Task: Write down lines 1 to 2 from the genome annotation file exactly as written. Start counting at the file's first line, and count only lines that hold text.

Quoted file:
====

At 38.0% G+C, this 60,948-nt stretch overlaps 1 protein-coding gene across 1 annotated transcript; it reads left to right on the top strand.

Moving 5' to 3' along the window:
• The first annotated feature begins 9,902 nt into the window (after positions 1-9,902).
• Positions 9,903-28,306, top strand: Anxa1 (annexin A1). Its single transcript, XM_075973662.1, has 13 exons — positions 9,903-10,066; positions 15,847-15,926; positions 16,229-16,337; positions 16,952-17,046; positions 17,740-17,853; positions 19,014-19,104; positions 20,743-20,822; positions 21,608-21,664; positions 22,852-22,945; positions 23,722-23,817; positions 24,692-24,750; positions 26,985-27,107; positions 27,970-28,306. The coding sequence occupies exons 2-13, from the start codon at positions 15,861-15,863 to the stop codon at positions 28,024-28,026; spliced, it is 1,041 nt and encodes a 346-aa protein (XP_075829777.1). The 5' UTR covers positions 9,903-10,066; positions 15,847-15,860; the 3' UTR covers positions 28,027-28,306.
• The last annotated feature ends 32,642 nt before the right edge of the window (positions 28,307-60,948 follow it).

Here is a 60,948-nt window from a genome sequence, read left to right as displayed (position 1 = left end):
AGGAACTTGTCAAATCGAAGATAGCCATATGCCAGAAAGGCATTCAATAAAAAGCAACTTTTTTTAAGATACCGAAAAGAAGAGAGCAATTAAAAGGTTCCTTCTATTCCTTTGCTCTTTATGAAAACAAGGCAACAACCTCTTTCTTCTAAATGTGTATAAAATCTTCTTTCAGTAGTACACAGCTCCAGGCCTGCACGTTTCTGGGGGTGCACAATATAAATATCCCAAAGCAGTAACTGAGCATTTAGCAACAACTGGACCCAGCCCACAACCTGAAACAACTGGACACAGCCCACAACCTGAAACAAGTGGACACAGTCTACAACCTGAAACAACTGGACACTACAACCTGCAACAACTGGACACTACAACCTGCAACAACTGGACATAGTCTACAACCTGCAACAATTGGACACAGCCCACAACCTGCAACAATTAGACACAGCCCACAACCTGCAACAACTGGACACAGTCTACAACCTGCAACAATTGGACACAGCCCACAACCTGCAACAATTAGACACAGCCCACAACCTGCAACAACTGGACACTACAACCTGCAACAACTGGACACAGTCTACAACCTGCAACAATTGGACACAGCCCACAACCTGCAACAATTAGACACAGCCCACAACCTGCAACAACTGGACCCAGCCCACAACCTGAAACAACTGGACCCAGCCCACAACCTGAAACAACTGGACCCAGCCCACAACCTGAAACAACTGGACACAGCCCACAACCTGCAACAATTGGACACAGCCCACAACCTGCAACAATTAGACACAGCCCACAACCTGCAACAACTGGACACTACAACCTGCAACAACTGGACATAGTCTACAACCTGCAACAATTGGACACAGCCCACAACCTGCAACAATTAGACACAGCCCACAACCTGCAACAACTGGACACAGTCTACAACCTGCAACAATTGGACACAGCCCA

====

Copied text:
At 38.0% G+C, this 60,948-nt stretch overlaps 1 protein-coding gene across 1 annotated transcript; it reads left to right on the top strand.

Moving 5' to 3' along the window: